South Korean trade organizations are expressing concern over Australia’s decision to regulate tobacco products’ packaging.
The “Plain Packaging” law proposed by the Australian government on April 7 calls for tobacco products to be packaged in plain wrappings without logos or trademarks.
The new compulsory cigarette packet is plastered with health warnings. (AFP-Yonhap News)
The decision is aimed at making tobacco products less appealing, and trade organizations here including the European Union Chamber of Commerce in Korea, Korea Trademark Association and the Korea Tobacco Growers Cooperative Association have raised concern that the law could damage the tobacco industry.
On Thursday, the EUCCK released a statement expressing concerns that Australia’s new law could infringe upon brand owners rights.
“Whilst remaining neutral on the underlying objectives of such legislation, we urge dialogue with all stakeholders in order to maintain the key rights of brand owners to use their registered trademarks worldwide,” the EUCCK’s statement said, saying that the organization was in agreement with international IP organizations and legal experts the issue.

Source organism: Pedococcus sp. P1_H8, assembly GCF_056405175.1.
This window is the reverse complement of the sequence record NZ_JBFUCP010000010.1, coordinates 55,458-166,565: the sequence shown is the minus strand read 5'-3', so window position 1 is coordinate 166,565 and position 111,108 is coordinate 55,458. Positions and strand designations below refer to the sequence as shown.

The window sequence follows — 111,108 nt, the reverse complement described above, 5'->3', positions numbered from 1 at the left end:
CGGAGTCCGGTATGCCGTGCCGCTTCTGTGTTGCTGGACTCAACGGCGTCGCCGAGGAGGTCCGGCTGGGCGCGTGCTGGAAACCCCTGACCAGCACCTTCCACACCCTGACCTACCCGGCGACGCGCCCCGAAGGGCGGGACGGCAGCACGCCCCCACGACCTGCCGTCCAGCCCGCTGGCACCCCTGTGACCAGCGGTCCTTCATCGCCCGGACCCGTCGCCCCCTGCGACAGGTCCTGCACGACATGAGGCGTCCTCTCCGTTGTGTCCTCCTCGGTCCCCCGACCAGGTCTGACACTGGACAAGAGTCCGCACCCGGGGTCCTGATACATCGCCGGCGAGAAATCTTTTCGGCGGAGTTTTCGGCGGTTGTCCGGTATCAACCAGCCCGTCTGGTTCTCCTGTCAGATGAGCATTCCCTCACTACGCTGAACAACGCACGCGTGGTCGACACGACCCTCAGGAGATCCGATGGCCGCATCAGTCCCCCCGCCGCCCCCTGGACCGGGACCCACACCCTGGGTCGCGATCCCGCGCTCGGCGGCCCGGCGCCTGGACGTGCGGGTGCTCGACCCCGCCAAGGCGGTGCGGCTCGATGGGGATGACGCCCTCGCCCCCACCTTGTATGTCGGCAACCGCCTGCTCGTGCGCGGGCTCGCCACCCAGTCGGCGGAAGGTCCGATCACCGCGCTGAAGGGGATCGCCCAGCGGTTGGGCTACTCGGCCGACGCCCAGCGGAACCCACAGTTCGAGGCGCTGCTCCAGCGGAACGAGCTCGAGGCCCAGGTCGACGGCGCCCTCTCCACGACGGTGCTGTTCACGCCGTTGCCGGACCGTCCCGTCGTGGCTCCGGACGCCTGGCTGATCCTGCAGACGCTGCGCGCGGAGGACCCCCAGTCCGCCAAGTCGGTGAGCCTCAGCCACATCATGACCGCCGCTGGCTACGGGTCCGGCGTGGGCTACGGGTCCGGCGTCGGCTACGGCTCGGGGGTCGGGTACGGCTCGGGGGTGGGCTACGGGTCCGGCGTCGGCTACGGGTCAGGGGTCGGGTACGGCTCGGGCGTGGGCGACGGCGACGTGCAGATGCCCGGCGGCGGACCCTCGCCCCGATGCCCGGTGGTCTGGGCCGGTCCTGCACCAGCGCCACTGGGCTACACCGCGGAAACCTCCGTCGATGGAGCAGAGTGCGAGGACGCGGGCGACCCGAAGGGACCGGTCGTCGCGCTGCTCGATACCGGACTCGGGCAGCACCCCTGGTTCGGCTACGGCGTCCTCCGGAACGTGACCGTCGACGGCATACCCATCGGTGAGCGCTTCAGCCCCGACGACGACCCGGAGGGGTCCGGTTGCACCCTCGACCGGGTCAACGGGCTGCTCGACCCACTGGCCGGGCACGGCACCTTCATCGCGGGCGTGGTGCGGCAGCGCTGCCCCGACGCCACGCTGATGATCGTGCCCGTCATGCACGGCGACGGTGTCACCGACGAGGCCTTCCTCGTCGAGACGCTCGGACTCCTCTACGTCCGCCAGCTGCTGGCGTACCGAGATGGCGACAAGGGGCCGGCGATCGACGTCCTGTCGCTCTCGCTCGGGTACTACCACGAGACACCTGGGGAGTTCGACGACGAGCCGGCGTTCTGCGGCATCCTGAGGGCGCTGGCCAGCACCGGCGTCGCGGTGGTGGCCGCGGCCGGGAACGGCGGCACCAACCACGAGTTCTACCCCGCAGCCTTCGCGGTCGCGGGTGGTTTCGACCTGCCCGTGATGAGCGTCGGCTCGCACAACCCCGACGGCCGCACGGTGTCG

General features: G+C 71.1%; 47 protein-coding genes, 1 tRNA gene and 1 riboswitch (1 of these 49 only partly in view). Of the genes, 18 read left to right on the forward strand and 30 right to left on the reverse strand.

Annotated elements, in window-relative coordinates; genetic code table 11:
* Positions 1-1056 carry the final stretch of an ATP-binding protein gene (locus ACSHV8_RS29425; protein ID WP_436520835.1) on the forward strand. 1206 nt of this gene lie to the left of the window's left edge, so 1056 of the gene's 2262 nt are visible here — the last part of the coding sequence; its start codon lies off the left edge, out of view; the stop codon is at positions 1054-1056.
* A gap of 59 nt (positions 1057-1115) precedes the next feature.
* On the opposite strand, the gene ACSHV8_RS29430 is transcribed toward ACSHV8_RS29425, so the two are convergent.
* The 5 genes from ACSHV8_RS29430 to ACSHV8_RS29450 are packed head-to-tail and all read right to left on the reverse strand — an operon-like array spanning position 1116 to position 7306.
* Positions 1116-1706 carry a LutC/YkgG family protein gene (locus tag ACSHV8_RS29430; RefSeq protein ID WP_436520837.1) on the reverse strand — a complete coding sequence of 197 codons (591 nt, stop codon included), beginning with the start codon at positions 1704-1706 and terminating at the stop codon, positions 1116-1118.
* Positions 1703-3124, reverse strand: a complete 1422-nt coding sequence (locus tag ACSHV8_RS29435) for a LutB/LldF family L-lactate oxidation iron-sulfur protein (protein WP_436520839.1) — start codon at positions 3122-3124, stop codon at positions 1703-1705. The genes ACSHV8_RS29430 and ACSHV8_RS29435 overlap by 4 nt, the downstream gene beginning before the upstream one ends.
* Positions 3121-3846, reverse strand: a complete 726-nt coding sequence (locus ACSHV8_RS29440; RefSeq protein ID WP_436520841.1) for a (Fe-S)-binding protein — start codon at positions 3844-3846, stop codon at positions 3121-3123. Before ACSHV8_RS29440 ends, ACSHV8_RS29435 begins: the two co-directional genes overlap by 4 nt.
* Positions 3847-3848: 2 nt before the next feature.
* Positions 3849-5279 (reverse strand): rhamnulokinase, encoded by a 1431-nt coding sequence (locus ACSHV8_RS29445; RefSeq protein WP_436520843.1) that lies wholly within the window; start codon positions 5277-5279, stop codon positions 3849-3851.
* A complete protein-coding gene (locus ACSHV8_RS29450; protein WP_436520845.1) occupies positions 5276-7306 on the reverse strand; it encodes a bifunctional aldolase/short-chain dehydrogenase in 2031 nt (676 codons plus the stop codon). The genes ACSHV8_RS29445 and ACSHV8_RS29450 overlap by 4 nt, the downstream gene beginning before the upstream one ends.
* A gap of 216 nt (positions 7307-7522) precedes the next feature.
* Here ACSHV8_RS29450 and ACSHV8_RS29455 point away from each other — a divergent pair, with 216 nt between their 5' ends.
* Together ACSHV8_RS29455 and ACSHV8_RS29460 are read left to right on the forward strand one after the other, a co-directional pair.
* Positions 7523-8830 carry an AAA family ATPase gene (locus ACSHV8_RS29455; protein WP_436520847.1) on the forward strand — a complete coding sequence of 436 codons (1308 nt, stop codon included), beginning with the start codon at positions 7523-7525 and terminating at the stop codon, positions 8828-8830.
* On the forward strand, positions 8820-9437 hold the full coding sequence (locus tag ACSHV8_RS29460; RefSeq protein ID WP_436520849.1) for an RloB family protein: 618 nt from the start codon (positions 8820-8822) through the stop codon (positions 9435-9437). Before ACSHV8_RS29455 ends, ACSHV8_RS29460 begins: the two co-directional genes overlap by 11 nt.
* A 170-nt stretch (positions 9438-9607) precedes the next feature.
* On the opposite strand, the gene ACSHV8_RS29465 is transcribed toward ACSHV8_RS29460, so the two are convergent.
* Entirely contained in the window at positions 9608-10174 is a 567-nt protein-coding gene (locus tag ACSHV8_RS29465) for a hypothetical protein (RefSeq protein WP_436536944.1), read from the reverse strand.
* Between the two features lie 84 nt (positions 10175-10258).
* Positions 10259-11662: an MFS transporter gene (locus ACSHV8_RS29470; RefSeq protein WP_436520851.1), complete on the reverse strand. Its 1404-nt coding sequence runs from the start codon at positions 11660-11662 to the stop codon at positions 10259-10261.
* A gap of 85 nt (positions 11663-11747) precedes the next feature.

The Korea Trademark Association is taking similar but somewhat more hard-line stance.
“The Korea Trademark Association expresses its deep concern over the Australian government’s policy which it believes can lead to excessive infringements of intellectual properties,” the KOTA said in a statement. The organization added that the use of trademarks was “the most fundamental factor in commercial business that enable consumers to recognize product,” and that Australian government’s decision was violating “many international agreements and treaties which Australia has joined as a binding member to establish order and protect intellectual properties in international trade.”
By Choi He-suk (email@example.com